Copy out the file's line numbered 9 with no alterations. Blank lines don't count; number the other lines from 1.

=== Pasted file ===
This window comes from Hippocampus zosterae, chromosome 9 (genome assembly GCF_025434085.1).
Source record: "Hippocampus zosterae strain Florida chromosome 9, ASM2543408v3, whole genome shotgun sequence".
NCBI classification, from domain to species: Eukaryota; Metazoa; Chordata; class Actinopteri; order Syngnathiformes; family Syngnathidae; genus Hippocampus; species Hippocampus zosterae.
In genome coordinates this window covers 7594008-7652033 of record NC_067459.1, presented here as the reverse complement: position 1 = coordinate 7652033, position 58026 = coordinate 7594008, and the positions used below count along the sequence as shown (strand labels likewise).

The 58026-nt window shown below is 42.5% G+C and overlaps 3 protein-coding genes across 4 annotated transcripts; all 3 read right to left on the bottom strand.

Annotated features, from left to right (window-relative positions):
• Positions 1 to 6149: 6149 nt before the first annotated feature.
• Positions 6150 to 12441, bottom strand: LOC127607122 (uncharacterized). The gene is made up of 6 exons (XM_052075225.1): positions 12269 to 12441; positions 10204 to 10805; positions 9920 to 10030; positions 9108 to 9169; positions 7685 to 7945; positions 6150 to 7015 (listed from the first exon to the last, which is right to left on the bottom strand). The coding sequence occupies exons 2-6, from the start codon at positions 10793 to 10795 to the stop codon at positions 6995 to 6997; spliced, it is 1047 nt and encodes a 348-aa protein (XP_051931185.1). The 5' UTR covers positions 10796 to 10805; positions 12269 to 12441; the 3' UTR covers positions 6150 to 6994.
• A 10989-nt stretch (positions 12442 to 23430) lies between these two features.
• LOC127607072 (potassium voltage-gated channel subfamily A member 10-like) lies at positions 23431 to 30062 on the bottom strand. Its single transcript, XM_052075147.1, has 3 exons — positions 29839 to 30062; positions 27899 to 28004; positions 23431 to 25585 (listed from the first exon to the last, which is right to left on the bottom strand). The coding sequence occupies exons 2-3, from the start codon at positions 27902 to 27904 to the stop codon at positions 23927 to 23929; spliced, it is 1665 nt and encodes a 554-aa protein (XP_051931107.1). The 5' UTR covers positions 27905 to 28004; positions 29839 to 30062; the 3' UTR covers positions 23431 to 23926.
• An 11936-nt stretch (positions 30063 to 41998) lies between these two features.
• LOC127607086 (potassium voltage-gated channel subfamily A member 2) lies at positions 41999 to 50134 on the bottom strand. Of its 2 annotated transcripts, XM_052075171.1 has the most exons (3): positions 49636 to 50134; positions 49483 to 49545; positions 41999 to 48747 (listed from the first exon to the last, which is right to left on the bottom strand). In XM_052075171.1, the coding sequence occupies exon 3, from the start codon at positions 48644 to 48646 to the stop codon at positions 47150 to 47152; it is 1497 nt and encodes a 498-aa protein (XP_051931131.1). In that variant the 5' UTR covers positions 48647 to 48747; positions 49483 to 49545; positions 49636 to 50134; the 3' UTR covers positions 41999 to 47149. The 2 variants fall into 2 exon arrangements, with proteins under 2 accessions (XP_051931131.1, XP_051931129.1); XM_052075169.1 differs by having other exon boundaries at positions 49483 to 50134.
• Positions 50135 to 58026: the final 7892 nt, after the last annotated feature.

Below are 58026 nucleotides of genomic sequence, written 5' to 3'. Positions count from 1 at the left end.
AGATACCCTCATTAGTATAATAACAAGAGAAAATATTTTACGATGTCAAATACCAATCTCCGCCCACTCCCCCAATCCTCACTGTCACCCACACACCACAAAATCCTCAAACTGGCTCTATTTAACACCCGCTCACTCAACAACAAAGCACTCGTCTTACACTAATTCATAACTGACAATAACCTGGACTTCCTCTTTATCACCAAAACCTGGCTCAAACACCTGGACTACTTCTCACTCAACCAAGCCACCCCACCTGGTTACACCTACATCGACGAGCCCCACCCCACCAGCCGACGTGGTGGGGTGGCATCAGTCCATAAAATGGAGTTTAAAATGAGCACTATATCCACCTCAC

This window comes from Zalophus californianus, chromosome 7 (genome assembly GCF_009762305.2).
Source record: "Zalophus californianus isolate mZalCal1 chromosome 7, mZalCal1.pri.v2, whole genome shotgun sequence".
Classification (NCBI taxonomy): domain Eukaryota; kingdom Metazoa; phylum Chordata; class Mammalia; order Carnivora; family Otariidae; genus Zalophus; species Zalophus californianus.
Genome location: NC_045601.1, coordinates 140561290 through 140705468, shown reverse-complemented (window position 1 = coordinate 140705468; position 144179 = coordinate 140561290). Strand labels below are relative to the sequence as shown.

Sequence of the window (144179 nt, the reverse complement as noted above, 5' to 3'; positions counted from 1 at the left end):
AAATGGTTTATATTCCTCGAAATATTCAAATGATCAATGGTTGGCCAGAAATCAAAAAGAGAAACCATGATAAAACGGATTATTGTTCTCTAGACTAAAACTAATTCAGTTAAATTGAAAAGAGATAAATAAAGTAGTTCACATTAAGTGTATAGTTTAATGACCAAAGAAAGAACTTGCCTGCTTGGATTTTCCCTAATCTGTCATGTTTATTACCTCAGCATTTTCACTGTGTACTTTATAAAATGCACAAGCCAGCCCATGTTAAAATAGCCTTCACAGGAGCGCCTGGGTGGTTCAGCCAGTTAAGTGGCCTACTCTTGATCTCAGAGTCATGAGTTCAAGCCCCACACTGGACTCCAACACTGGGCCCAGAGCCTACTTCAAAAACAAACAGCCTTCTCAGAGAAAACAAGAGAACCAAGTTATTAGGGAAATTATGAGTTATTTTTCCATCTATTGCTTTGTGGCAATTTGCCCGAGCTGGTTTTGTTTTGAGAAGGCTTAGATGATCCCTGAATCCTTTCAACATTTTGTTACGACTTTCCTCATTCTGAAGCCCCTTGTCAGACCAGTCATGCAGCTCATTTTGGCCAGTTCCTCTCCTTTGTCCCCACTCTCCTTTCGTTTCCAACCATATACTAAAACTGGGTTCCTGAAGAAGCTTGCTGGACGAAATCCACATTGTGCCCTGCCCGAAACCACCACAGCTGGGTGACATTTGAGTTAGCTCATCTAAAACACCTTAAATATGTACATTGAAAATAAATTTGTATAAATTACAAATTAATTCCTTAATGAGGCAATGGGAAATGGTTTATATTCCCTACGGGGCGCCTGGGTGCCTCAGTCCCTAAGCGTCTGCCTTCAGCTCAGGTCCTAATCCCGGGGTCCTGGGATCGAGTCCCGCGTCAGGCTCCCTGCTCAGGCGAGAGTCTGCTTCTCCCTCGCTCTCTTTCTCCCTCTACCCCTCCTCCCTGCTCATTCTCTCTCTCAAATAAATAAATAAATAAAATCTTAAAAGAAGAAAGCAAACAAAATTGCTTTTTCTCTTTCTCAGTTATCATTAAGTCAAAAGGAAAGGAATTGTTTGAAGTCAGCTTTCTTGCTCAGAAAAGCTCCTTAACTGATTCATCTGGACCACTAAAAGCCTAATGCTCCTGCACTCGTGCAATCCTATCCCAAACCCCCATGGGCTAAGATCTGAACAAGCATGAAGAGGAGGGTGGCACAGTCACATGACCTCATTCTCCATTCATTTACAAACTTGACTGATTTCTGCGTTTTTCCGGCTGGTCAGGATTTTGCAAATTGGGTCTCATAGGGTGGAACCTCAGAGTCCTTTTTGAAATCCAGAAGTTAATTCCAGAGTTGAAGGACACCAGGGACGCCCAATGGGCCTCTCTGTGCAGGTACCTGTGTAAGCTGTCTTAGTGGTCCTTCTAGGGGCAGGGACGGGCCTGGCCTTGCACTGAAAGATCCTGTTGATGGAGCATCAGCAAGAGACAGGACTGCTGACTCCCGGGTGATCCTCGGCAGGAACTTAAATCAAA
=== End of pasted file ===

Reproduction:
• A 10989-nt stretch (positions 12442 to 23430) lies between these two features.